What is NDR?
Network Detection and Response (NDR) is a cybersecurity solution that has gained a lot of traction in recent years. Network detection and response solutions like NovaCommand take a different approach to network security compared to traditional security tools. While firewalls and intrusion detection and prevention systems (IDPS) are designed to prevent a network breach, NDR is built on the premise that a breach has already occurred. As a result, NDR performs active threat detection and threat hunting.
NDR does this through the continuous monitoring of real-time network traffic. By applying AI-based behavioral analytics to traffic metadata, NDR is constantly comparing real-time network activity with baselines of normal network behavior established using machine learning. The idea is that malicious activity deviates from normal business traffic, showing up as anomalies.
We look at five cyber threats that NDR is especially effective against compared to other security tools.
1. Unknown Malware
Unknown malware is malware that has not yet been discovered, either because it is new (or a modified version of existing malware) or has not been detected in the wild. By contrast, known malware is identified by a signature, that is, specific patterns or attributes unique to the malware. Security technologies such as network firewalls, antivirus, and IDPS mainly rely on a malware signature library to detect known malware in network traffic. However, these protections often fail to detect and block unknown malware.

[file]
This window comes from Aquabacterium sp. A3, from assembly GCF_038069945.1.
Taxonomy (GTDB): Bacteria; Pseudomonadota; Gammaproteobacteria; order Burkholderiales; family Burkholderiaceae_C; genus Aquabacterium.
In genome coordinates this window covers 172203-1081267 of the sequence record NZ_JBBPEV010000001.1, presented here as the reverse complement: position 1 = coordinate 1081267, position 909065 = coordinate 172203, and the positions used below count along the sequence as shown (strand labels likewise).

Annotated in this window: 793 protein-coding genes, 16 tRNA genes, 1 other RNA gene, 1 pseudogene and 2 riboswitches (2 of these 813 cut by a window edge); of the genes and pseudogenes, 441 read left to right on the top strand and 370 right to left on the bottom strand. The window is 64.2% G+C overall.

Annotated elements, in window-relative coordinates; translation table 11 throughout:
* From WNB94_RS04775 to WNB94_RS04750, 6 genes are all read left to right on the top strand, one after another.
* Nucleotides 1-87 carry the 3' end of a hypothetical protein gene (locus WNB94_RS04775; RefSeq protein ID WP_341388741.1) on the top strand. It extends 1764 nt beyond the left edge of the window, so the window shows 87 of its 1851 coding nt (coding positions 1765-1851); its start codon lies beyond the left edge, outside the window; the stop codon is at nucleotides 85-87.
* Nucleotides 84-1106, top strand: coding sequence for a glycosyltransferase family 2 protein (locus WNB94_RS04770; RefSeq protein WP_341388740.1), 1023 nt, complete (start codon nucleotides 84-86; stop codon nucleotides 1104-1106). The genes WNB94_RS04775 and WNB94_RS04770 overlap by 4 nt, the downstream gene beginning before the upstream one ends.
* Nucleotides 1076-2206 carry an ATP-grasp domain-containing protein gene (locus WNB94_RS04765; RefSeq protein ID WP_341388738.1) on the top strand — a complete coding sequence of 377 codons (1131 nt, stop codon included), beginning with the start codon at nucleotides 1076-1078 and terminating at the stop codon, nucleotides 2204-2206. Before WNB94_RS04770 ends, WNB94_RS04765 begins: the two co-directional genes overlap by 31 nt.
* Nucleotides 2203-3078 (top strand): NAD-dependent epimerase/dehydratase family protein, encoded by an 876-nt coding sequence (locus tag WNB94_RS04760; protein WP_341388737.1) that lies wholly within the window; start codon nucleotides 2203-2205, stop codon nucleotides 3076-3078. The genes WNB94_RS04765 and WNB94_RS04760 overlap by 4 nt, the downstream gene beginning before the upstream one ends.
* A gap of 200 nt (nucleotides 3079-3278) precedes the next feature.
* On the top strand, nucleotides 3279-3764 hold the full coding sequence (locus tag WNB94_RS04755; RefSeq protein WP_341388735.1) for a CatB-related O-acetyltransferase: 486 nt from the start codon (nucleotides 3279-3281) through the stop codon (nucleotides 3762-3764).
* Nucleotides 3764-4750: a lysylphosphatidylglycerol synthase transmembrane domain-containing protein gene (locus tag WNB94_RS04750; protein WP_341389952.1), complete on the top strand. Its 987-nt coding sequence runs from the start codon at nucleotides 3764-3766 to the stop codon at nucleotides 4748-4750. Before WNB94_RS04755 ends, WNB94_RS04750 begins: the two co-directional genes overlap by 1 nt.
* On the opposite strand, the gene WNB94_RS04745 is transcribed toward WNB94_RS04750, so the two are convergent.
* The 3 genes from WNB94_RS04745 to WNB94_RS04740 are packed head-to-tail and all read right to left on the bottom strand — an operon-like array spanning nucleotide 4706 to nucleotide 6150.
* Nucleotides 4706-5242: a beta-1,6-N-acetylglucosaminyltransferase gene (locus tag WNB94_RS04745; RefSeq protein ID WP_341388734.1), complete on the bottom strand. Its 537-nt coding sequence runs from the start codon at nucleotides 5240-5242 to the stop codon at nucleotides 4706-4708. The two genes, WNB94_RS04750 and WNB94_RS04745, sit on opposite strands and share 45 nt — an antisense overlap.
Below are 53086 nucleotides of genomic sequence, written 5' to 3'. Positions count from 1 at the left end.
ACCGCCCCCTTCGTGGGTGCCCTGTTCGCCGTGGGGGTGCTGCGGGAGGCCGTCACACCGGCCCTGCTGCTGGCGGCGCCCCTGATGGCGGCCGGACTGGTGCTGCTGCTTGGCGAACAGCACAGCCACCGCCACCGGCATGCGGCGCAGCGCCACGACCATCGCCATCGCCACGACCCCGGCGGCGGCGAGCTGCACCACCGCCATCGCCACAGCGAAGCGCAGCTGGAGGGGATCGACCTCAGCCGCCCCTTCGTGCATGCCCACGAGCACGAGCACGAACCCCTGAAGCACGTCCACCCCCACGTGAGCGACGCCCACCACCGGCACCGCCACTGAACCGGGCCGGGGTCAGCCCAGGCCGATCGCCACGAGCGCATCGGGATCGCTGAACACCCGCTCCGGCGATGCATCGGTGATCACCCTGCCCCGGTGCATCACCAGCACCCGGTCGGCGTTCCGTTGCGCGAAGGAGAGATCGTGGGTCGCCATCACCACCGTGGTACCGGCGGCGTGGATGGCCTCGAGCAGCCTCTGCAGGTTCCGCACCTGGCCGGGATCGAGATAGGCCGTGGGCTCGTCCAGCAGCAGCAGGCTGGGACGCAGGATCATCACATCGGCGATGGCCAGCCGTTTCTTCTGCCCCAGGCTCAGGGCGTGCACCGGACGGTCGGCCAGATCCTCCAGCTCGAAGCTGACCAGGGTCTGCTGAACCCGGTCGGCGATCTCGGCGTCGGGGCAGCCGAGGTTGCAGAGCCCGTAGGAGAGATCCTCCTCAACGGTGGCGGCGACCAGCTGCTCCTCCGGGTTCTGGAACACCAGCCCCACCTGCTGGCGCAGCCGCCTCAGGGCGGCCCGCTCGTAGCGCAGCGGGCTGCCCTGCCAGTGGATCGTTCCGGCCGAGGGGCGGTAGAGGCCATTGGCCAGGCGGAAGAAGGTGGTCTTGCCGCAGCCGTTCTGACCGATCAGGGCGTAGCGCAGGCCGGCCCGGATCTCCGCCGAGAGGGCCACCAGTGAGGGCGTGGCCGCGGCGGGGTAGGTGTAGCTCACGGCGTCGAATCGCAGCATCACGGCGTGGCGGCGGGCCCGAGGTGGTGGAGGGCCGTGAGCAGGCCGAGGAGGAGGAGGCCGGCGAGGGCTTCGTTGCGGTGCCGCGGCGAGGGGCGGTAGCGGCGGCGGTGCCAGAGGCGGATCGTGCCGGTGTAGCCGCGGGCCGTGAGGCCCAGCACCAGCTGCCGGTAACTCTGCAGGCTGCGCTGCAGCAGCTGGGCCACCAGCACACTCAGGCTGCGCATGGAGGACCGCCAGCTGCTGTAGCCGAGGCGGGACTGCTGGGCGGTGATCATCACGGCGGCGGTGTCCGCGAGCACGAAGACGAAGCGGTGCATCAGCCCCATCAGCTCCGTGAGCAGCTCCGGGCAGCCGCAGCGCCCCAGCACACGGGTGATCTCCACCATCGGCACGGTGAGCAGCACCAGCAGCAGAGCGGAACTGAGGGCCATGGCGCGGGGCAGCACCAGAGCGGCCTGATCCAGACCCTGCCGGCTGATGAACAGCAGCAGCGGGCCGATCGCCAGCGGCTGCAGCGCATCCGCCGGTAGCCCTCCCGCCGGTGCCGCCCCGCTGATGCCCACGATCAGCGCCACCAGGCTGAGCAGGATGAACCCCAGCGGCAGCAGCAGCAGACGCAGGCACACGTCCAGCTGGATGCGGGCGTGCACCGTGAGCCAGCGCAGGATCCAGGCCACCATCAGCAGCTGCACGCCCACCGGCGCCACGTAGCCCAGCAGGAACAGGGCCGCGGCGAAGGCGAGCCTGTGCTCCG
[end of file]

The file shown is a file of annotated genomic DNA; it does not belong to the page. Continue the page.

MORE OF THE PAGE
The beauty of NDR is that it does not rely on signature-based detection to detect malware. Using anomaly-based detection, NDR can accurately detect inconspicuous deviations from normal business traffic to root out unknown threats. NDR is also enhanced with real-time threat intelligence feeds. If unknown malware has been detected in the wild, NDR can quickly pick it up to enhance the detection capability of the malware.
2. Data Exfiltration
Stealing sensitive data such as trade secrets and personal information is one of the main objectives of cyber-attacks. Attackers tend to operate within a compromised network for a period of time to reach high-value data, culminating in the final data exfiltration. Various techniques are employed to conceal this process, for example, encrypting the data and chunking it into smaller packets to resemble normal traffic. As a result, data exfiltration can be very difficult to detect.
Still, NDR is well-equipped to detect data exfiltration. For a start, NDR solutions typically possess traffic decryption capabilities that reveal the content of data packets. Moreover, as much as attackers try to conceal data exfiltration, it is not normal business traffic. Such activity will deviate from normal business traffic in one way or another, such as the destination IP. NDR can detect irregularities in outbound traffic, such as an abnormal amount of traffic flowing to a particular IP address, even though packet size and time of activity resemble business as usual.
3. Spear-Phishing Attacks